growing-garlic-texas

How to Grow Garlic in Texas

Most garlic originated in cold-winter areas and prefers cool growing conditions. Like many flowering bulbs, garlic needs a period of cold to develop properly. You can trick it with a stay in the refrigerator and manage the soil to keep it cool. Shade may also be a useful management strategy.

Texas Growing Zones

In a big state like Texas, there are major variations in growing zones. The panhandle is Zone 6, while the zone numbers and temperature increase through Zones 7, 8 and 9 to Zone 10 in the far south of the state. Zone 6 and 7 gardeners can usually grow good garlic by following the standard planting and management strategies. Those in Zones 8, 9 and 10 should vernalize cloves.

Choose the Right Varieties

Softneck garlics are generally easier to grow in Texas gardens. Hardnecks really demand some winter cold for proper growth and development. Creole garlics are a group that originated in Spain and tolerate warmer growing conditions. Ajo Rojo and Creole Red are good options. Other possible varieties include Lorz Italian, Thermadrone, Georgian Crystal, Susanville and Parvin. If you want hardnecks, plan on vernalizing.

How to Vernalize Garlic

Vernalization mimics a period of winter chill that promotes better growth. To vernalize:

  • Line a shallow tray with paper towels and a single layer of garlic.
  • Avoid storing cloves in plastic bags – there’s too much moisture and they may rot.
  • Leave the garlic in the refrigerator for six to eight weeks in Zones 8/9 and 10 to 12 weeks in Zone 10.

Soil Issues in Texas

Like growing zones, soils vary in Texas. Most are well-drained and neutral to slightly alkaline, but some are high in salts. Test your soil to confirm what amendments it needs for best garlic production. You may need to add lime, for example. In all cases, add plenty of organic matter to increase humus and promote good drainage. Aged manure, well-rotted leaf mold, wood chips and compost add important nutrients.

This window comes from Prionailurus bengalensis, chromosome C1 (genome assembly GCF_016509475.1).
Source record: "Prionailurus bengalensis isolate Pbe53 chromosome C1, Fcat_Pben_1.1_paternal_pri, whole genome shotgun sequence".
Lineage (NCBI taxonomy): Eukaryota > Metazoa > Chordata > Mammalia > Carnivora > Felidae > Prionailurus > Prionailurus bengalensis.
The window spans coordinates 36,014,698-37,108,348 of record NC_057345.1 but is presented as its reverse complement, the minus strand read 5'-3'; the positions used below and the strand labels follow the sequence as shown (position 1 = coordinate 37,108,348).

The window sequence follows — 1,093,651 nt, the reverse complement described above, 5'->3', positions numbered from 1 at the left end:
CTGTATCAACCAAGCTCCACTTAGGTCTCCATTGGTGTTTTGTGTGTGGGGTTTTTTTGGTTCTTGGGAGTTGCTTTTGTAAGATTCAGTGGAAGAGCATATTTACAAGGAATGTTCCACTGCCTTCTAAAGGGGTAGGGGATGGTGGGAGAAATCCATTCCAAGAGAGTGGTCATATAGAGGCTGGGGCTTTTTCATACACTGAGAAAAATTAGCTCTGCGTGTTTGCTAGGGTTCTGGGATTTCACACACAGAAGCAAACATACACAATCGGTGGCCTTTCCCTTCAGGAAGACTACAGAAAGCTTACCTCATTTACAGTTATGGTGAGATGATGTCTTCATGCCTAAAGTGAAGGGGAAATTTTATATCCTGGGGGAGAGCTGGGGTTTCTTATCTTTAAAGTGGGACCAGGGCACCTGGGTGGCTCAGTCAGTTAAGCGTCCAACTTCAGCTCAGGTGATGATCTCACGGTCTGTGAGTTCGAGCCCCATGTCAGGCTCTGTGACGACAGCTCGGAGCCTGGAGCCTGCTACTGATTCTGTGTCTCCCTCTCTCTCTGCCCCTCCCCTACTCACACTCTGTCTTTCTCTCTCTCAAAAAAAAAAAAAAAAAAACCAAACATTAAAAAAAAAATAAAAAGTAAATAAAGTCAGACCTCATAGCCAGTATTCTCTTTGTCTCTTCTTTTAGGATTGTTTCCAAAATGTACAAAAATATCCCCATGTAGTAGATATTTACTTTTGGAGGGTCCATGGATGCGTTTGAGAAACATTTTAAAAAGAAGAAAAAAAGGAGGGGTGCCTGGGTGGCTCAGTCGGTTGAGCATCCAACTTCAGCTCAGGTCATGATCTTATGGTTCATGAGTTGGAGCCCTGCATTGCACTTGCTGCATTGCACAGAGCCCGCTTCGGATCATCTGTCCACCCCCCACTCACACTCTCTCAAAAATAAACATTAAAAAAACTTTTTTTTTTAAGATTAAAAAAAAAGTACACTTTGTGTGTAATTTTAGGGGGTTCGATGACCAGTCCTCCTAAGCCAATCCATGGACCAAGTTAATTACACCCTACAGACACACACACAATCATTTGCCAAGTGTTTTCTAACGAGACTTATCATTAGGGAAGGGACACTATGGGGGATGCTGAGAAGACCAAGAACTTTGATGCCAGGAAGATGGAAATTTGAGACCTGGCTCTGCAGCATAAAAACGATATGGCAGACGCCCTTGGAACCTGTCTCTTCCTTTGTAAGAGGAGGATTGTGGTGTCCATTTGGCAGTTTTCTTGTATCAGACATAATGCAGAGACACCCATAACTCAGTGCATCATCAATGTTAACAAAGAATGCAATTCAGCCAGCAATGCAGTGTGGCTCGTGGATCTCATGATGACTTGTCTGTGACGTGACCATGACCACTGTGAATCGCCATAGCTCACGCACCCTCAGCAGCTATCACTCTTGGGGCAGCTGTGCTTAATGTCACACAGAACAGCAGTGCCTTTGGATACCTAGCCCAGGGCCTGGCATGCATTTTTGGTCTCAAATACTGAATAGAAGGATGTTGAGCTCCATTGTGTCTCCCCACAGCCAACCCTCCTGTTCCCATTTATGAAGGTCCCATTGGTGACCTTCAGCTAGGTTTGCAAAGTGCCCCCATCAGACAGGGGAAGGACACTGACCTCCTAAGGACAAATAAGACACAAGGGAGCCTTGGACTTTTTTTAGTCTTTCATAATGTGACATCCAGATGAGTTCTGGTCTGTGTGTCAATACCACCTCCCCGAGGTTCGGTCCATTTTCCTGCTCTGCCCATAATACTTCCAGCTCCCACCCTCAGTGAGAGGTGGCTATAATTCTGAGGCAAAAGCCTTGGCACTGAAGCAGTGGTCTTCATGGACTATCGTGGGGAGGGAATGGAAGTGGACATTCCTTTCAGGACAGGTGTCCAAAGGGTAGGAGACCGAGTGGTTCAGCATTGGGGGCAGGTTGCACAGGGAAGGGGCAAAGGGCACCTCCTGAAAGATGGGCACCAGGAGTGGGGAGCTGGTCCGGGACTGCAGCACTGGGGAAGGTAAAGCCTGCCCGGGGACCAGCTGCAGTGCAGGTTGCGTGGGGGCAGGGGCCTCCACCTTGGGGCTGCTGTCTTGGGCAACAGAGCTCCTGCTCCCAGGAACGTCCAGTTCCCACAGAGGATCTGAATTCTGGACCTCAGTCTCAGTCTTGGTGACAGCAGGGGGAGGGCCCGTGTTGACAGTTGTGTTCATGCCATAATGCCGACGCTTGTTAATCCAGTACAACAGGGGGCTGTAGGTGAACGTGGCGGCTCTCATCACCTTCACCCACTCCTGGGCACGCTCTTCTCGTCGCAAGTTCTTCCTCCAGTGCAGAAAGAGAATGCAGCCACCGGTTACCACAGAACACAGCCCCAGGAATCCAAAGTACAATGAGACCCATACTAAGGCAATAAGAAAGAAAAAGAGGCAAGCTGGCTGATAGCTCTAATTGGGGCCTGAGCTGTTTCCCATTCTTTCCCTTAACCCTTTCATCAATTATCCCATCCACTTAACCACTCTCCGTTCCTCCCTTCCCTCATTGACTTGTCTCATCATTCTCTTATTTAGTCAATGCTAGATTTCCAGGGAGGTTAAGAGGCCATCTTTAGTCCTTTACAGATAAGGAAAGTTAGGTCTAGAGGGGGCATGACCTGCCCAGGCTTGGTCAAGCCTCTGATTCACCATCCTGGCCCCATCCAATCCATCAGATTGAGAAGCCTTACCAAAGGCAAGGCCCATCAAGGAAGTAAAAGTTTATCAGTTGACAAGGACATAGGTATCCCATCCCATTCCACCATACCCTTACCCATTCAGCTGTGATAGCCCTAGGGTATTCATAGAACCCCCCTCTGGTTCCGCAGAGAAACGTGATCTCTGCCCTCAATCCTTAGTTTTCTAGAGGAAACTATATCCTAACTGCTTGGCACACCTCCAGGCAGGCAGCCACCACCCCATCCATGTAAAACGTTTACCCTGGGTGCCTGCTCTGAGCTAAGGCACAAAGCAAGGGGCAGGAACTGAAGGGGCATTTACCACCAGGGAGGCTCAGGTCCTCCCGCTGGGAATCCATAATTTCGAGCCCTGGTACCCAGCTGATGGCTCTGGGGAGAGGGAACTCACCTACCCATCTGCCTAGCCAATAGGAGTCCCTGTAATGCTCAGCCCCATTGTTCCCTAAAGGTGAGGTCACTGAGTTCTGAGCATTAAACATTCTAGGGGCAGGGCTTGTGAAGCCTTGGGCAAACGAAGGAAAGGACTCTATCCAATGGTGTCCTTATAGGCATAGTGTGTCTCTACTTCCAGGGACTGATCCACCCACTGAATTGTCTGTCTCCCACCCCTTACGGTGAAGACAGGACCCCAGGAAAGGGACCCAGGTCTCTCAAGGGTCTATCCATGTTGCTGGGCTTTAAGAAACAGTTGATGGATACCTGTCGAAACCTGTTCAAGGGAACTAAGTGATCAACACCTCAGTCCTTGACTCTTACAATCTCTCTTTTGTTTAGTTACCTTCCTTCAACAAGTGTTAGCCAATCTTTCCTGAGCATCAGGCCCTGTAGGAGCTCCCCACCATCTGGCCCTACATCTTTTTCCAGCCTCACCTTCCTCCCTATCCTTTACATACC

Planting Garlic in Texas

In all areas of Texas, garlic will do better if fall-planted. This allows for cooler temperatures and a long semi-dormant period in which the roots develop well. Planting more shallowly in moist soil helps keep cloves cool. In some desert areas, gardeners plant on top of the ground and mulch with straw. Although garlic prefers full sun, afternoon shade in very hot areas may be best.

Growing Garlic in Texas

Raised beds might be the best choice in many areas of Texas, as good drainage is critical. However, raised beds also warm up more quickly in spring, which can force the plants to mature early. Ensure adequate soil moisture, which helps cool the soil. A mulch of light material like straw, which reflects light and heat, can also be helpful.

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